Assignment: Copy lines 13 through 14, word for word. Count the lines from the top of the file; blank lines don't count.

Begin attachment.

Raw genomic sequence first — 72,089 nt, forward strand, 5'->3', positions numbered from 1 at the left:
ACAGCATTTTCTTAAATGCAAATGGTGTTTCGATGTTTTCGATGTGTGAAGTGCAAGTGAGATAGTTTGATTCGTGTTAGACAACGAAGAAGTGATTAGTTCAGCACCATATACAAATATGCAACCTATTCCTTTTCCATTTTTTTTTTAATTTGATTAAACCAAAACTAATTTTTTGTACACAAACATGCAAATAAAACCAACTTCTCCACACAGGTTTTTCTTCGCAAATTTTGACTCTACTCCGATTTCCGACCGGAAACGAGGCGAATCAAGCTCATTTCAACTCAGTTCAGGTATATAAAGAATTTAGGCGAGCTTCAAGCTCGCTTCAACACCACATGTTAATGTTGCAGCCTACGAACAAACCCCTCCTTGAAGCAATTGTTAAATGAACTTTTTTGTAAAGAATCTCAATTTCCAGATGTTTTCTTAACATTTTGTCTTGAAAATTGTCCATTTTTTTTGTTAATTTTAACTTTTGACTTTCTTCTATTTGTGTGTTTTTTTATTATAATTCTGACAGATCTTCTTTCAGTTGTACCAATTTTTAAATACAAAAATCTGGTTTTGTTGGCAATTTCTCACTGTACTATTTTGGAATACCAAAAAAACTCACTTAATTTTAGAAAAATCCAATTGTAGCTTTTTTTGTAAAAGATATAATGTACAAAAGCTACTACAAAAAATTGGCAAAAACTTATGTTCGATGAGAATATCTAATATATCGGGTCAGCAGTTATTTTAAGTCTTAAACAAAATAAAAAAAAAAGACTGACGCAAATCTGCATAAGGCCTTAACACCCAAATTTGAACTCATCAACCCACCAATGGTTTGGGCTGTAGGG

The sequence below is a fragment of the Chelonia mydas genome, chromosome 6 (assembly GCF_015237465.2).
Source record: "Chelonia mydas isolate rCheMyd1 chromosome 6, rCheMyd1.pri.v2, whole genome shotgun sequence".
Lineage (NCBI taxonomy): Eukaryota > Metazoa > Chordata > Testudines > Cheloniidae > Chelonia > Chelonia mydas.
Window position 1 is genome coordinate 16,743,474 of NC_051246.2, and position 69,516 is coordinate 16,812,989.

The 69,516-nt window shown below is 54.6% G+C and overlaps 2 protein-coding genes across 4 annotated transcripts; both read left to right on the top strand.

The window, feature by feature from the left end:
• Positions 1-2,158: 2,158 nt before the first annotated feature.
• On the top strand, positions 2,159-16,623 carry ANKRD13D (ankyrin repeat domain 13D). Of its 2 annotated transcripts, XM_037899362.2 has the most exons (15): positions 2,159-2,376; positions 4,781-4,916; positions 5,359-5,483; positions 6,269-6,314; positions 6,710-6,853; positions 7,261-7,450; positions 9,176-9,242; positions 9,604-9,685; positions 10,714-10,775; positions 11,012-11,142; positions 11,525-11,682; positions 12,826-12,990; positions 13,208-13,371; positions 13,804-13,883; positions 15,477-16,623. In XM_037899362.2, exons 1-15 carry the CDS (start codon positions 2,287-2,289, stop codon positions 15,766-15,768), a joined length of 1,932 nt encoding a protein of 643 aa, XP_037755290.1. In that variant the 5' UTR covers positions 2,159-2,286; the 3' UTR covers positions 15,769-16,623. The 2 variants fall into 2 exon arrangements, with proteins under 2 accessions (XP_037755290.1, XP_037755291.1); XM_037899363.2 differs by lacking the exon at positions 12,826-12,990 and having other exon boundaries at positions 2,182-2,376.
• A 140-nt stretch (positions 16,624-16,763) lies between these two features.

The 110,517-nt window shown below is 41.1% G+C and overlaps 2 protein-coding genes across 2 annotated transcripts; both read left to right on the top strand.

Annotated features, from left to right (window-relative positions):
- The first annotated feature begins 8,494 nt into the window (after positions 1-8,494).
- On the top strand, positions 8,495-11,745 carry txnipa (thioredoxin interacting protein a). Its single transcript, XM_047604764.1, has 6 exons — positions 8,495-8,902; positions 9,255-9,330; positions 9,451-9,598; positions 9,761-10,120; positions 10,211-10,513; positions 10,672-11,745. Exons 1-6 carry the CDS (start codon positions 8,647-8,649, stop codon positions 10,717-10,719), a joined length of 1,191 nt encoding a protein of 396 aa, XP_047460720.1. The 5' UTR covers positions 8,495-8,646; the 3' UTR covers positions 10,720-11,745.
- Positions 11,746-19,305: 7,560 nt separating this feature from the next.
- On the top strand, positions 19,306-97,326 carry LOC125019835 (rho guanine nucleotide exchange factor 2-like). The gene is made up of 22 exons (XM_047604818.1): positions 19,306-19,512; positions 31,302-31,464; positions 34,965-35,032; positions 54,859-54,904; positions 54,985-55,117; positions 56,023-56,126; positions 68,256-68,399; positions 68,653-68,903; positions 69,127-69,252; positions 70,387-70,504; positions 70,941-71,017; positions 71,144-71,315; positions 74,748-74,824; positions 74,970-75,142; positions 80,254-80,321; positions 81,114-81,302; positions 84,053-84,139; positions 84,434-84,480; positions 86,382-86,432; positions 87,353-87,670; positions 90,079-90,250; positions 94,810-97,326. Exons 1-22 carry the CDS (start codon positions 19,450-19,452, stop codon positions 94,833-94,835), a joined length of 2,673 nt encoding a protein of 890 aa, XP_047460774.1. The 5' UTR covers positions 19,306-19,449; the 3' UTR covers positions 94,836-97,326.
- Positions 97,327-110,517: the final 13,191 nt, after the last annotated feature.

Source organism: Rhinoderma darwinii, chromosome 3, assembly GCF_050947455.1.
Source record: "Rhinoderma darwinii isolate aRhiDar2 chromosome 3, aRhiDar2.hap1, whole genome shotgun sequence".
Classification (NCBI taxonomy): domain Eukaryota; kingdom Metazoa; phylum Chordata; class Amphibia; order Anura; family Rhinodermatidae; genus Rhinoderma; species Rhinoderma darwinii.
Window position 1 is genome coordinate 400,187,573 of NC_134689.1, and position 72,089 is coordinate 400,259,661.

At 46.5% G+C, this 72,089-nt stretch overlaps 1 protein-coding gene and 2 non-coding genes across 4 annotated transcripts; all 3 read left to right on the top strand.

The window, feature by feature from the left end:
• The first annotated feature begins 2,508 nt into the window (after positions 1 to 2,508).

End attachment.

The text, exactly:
Annotated features, from left to right (window-relative positions):
- The first annotated feature begins 8,494 nt into the window (after positions 1-8,494).